American celebrity favourite Le Vian, a family-owned luxury jewelry company, broke their own record for the most expensive item to be sold online – a necklace costing $60,000. During March and April, when the doors to thousands of brick and mortar stores remained firmly shut, digital fashion site Moda Operandi recorded a 35% rise in jewellery sales. Meanwhile, the record-breaking sale of a Cartier Tutti Frutti bracelet by Sotheby’s for more than £1.3 million, the most expensive jewel ever sold in an online auction, proved to be a welcome surprise for an industry in transition – as well as for one very lucky lady. Following this, Christie’s broke this record in early July, when a 28.86 carat diamond was snapped up online for over $2.1 million.
Times Ahead for Jewellery
While much of the jewellery industry has been relatively slow to adopt retail technologies, the combined pressures of COVID-19 and the rising numbers of younger Gen Z and Gen Y wealthy who by 2025 are estimated to account for 45% of global luxury purchases, have forced jewellery brands to rethink. Online purchases, including via website browsing or virtual private appointments, are now pivotal to luxury jewellery brands.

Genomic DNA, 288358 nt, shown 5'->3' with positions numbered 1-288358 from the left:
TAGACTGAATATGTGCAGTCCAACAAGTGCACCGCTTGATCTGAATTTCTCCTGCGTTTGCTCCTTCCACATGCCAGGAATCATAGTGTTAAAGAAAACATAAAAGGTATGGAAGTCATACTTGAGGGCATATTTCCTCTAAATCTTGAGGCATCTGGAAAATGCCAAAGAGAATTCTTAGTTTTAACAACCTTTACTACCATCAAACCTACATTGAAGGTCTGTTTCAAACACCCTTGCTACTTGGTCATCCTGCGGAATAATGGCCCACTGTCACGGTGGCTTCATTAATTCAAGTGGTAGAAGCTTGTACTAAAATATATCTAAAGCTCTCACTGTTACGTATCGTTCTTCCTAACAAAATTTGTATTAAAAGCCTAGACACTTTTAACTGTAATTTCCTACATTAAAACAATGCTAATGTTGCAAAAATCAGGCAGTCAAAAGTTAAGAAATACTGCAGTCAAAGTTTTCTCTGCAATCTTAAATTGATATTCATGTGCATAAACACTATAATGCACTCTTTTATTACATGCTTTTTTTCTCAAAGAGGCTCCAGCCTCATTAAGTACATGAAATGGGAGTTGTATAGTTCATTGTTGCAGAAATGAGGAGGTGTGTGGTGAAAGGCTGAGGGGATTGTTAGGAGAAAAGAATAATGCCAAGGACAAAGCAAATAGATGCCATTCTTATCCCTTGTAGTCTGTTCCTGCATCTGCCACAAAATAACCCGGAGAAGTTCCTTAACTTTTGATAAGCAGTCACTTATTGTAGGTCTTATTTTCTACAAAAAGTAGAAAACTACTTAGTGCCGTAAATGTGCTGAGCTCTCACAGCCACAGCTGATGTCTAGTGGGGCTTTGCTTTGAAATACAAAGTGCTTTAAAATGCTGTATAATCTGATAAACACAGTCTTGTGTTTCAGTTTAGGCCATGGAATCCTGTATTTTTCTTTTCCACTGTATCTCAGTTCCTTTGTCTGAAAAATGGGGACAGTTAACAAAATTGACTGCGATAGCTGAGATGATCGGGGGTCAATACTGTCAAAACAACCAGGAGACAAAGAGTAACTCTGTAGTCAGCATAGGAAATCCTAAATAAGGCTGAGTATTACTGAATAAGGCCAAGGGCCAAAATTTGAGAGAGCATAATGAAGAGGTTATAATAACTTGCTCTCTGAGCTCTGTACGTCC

Auction houses selling jewellery have been successfully adapting the way they work, by offering condition reports via video call, or even through Instagram Stories, and some are offering free contactless delivery. Sotheby’s hosted four online jewellery sales in March, totalling $6.1million, and the London Fine Jewels online sale achieved $3.7 million, breaking a record for a digital jewellery auction. The fact that 30% of bidders were under the age of 40 demonstrates how Millennials and Gen Z are interested in vintage and antique jewellery, and how they are responding well to digital auctions.
“Fine jewellery stores need more than a sleek website and an attractive social media presence,” Sonia Esther Soltani, editor of diamond magazine Rapaport, told global behavioural research agency Canvas8 recently “They need to be able to offer consumers a virtual experience that is as close as possible to the real thing – amazing images, AI, a personal concierge.”
Companies that committed early to retail technology have been better positioned to respond at speed during the pandemic to accelerate digitalisation. Galeries Lafayette is offering a live-streamed personal shopping service, while Swiss watchmaker Hublot launched its $27,000 Big Bang MECA -10 black Magic model via WeChat.